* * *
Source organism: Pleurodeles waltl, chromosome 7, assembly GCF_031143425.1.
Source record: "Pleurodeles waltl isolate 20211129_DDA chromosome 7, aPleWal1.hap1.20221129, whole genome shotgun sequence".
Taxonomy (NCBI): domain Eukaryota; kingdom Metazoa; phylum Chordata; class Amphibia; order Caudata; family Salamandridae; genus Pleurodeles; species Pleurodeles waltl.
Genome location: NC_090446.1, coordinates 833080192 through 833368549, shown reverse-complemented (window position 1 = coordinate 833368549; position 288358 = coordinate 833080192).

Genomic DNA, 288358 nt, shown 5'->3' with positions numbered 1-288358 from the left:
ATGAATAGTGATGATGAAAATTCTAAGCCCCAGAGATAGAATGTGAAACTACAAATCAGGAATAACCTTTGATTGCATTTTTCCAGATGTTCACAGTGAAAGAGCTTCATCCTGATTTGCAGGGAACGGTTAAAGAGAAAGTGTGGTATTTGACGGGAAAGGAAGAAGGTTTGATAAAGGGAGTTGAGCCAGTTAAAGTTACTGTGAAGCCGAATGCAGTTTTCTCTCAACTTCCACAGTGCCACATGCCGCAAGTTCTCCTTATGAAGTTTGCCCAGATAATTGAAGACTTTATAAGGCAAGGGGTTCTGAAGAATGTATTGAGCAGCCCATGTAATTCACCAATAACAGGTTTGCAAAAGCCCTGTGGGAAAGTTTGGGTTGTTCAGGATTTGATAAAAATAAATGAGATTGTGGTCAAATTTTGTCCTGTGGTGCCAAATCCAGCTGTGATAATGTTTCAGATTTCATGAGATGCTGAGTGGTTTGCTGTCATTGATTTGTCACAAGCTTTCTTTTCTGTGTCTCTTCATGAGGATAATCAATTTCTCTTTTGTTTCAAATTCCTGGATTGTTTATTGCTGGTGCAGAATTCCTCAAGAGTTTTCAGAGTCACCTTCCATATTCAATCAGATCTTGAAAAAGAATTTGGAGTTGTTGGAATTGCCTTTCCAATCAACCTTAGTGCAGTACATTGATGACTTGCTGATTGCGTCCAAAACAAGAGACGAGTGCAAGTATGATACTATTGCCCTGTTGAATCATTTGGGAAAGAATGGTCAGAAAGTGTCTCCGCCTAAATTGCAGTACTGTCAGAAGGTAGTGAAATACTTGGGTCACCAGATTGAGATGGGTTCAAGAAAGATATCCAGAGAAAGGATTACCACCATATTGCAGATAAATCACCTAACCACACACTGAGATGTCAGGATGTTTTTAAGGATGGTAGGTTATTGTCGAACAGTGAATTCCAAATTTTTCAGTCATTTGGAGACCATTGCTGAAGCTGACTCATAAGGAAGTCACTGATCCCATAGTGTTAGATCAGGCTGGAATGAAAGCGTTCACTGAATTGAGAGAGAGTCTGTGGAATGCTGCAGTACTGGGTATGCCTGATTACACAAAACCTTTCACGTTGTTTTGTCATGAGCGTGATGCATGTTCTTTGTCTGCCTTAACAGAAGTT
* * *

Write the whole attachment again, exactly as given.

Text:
Source organism: Pleurodeles waltl, chromosome 7, assembly GCF_031143425.1.
Source record: "Pleurodeles waltl isolate 20211129_DDA chromosome 7, aPleWal1.hap1.20221129, whole genome shotgun sequence".
Taxonomy (NCBI): domain Eukaryota; kingdom Metazoa; phylum Chordata; class Amphibia; order Caudata; family Salamandridae; genus Pleurodeles; species Pleurodeles waltl.
Genome location: NC_090446.1, coordinates 833080192 through 833368549, shown reverse-complemented (window position 1 = coordinate 833368549; position 288358 = coordinate 833080192).

Genomic DNA, 288358 nt, shown 5'->3' with positions numbered 1-288358 from the left:
ATGAATAGTGATGATGAAAATTCTAAGCCCCAGAGATAGAATGTGAAACTACAAATCAGGAATAACCTTTGATTGCATTTTTCCAGATGTTCACAGTGAAAGAGCTTCATCCTGATTTGCAGGGAACGGTTAAAGAGAAAGTGTGGTATTTGACGGGAAAGGAAGAAGGTTTGATAAAGGGAGTTGAGCCAGTTAAAGTTACTGTGAAGCCGAATGCAGTTTTCTCTCAACTTCCACAGTGCCACATGCCGCAAGTTCTCCTTATGAAGTTTGCCCAGATAATTGAAGACTTTATAAGGCAAGGGGTTCTGAAGAATGTATTGAGCAGCCCATGTAATTCACCAATAACAGGTTTGCAAAAGCCCTGTGGGAAAGTTTGGGTTGTTCAGGATTTGATAAAAATAAATGAGATTGTGGTCAAATTTTGTCCTGTGGTGCCAAATCCAGCTGTGATAATGTTTCAGATTTCATGAGATGCTGAGTGGTTTGCTGTCATTGATTTGTCACAAGCTTTCTTTTCTGTGTCTCTTCATGAGGATAATCAATTTCTCTTTTGTTTCAAATTCCTGGATTGTTTATTGCTGGTGCAGAATTCCTCAAGAGTTTTCAGAGTCACCTTCCATATTCAATCAGATCTTGAAAAAGAATTTGGAGTTGTTGGAATTGCCTTTCCAATCAACCTTAGTGCAGTACATTGATGACTTGCTGATTGCGTCCAAAACAAGAGACGAGTGCAAGTATGATACTATTGCCCTGTTGAATCATTTGGGAAAGAATGGTCAGAAAGTGTCTCCGCCTAAATTGCAGTACTGTCAGAAGGTAGTGAAATACTTGGGTCACCAGATTGAGATGGGTTCAAGAAAGATATCCAGAGAAAGGATTACCACCATATTGCAGATAAATCACCTAACCACACACTGAGATGTCAGGATGTTTTTAAGGATGGTAGGTTATTGTCGAACAGTGAATTCCAAATTTTTCAGTCATTTGGAGACCATTGCTGAAGCTGACTCATAAGGAAGTCACTGATCCCATAGTGTTAGATCAGGCTGGAATGAAAGCGTTCACTGAATTGAGAGAGAGTCTGTGGAATGCTGCAGTACTGGGTATGCCTGATTACACAAAACCTTTCACGTTGTTTTGTCATGAGCGTGATGCATGTTCTTTGTCTGCCTTAACAGAAGTT